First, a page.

Administration at Odds on How to Boost Middle East Peace
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President Obama's hope that direct talks would bring Middle East peace in a year seems less likely than ever. The US failed to persuade Israel to freeze settlements in East Jerusalem, and no talks are occurring at all. We ask what might happen next. Also, WikiLeaks founder Julian Assange makes bail. On Reporter's Notebook, President Obama's special envoy to Afghanistan and Pakistan died suddenly of a ruptured aorta. We talk about Richard Holbrooke with his friend, the New Yorker writer George Packer.
Banner image: Palestinian laborers work on a new housing project at the Israeli settlement of Har Homa on the outskirts of mostly Arab east Jerusalem, on December 02, 2010. Photo: Jack Guez/AFP/Getty Images
WikiLeaks Founder Julian Assange Makes Bail ()
A judge in London has approved the release of Julian Assange on several conditions, including bail set at $310,000. The founder of WikiLeaks is fighting extradition to Sweden for alleged sexual crimes, and might face charges in the US. Afua Hirsch is legal affairs correspondent for the Guardian.
Do the Middle East Peace Talks Have a Future? ()
Just three months after President Obama took credit for renewing direct talks between Israel and the Palestinians, they're not talking at all. Palestinians demanded a freeze on Israeli settlements in East Jerusalem, but even America's offer of billions in fighter jets could not get Israel to agree. Hillary Clinton says it's time to talk about "core issues," and George Mitchell is back in the region, but US policy is not entirely clear. Was pushing for the settlement freeze a blunder? Has Israeli intransigence further isolated it from the rest of the world?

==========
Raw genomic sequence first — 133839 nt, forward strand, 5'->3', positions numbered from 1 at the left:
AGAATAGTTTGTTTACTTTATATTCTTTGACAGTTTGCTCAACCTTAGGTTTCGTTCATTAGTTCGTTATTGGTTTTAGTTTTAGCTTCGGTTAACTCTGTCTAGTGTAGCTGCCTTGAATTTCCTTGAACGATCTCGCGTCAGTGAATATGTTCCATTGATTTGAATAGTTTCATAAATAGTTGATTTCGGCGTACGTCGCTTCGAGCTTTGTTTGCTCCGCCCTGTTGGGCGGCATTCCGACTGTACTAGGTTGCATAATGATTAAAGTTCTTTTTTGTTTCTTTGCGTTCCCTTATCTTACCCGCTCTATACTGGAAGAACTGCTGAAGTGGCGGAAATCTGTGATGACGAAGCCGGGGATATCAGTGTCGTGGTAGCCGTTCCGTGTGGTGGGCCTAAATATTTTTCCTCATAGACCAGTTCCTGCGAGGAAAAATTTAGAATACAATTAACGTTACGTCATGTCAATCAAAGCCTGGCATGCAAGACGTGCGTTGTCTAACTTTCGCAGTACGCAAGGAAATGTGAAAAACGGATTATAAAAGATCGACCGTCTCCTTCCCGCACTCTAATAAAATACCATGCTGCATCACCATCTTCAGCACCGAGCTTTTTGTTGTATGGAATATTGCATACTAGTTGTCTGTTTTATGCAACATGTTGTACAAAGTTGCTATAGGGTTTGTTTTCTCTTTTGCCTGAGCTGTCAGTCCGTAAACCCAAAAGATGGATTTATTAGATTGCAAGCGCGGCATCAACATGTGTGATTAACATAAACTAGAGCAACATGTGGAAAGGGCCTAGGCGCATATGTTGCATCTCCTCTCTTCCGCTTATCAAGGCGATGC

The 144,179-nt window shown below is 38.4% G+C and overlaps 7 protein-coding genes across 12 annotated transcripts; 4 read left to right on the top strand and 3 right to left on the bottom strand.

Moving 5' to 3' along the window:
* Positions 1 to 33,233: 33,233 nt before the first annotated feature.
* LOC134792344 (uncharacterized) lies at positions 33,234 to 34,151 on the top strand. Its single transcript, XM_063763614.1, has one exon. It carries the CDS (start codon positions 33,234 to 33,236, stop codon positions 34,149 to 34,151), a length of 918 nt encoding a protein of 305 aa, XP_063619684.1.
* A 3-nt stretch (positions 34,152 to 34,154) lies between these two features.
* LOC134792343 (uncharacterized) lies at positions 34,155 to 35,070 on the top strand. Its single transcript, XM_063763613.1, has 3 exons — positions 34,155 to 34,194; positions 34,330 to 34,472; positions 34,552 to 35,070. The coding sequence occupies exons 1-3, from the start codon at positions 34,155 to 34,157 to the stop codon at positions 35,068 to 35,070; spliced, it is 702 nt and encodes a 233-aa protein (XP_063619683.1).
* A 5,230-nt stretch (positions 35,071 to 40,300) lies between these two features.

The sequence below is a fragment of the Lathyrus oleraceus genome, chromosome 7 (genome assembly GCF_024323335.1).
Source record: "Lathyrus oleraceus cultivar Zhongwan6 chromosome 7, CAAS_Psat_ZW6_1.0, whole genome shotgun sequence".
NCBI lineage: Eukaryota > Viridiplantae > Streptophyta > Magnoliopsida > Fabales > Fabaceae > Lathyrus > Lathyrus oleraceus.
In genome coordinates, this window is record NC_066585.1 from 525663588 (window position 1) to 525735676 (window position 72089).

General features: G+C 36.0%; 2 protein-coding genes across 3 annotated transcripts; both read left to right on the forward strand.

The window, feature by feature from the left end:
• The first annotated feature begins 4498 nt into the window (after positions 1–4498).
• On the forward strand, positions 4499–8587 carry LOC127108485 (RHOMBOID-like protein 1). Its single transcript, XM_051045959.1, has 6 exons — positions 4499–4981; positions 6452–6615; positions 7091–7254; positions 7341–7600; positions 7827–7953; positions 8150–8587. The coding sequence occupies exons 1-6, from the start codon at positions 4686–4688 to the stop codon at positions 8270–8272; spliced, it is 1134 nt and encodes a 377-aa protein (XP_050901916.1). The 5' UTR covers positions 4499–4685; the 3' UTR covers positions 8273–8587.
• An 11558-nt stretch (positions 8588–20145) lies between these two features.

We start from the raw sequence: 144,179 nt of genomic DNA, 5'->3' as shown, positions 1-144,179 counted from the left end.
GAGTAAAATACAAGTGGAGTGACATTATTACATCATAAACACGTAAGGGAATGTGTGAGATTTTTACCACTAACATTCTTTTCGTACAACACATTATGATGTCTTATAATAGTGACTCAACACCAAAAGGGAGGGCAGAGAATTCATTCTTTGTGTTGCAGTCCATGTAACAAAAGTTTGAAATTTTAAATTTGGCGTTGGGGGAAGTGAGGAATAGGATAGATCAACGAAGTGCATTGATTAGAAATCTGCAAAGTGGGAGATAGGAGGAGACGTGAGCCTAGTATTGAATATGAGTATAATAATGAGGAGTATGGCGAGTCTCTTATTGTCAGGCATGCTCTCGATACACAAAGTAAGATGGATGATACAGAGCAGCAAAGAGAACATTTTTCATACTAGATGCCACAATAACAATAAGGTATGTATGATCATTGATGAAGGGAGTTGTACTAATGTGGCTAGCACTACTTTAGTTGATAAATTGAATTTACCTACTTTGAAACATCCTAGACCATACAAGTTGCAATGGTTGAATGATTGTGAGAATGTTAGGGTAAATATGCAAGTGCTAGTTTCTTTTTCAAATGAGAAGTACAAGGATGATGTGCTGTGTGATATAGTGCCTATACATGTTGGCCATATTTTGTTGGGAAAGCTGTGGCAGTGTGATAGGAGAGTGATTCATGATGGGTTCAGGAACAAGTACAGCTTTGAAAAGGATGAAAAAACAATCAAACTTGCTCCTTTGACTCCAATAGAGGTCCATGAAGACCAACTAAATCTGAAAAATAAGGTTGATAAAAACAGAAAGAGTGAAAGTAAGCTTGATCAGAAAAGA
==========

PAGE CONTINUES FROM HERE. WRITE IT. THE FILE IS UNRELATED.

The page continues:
- Mark Landler: Diplomatic Correspondent, New York Times, @Marklandler
- Daniel Kurtzer: former US Ambassador to Israel and Egypt
- Daoud Kuttab: Director of the Institute of Modern Media, Al Quds University, @daoudkuttab
- Efraim Inbar: Director, Begin-Sadat Center for Strategic Studies
- Peter Beinart: Senior Fellow, New America Foundation, @PeterBeinart
Remembering Richard Holbrooke ()
Results of the ongoing White House review of strategy in Afghanistan will be announced Thursday, but today's meeting took place without an important advisor. Richard Holbrooke, special envoy to Afghanistan and Pakistan, died yesterday of complications from a ruptured aorta. Holbrooke wanted to be a journalist, but spent most of his life as a diplomat, serving every Democratic President since John F. Kennedy. "Without him, there's less zest in the world," says his friend, George Packer of the New Yorker.
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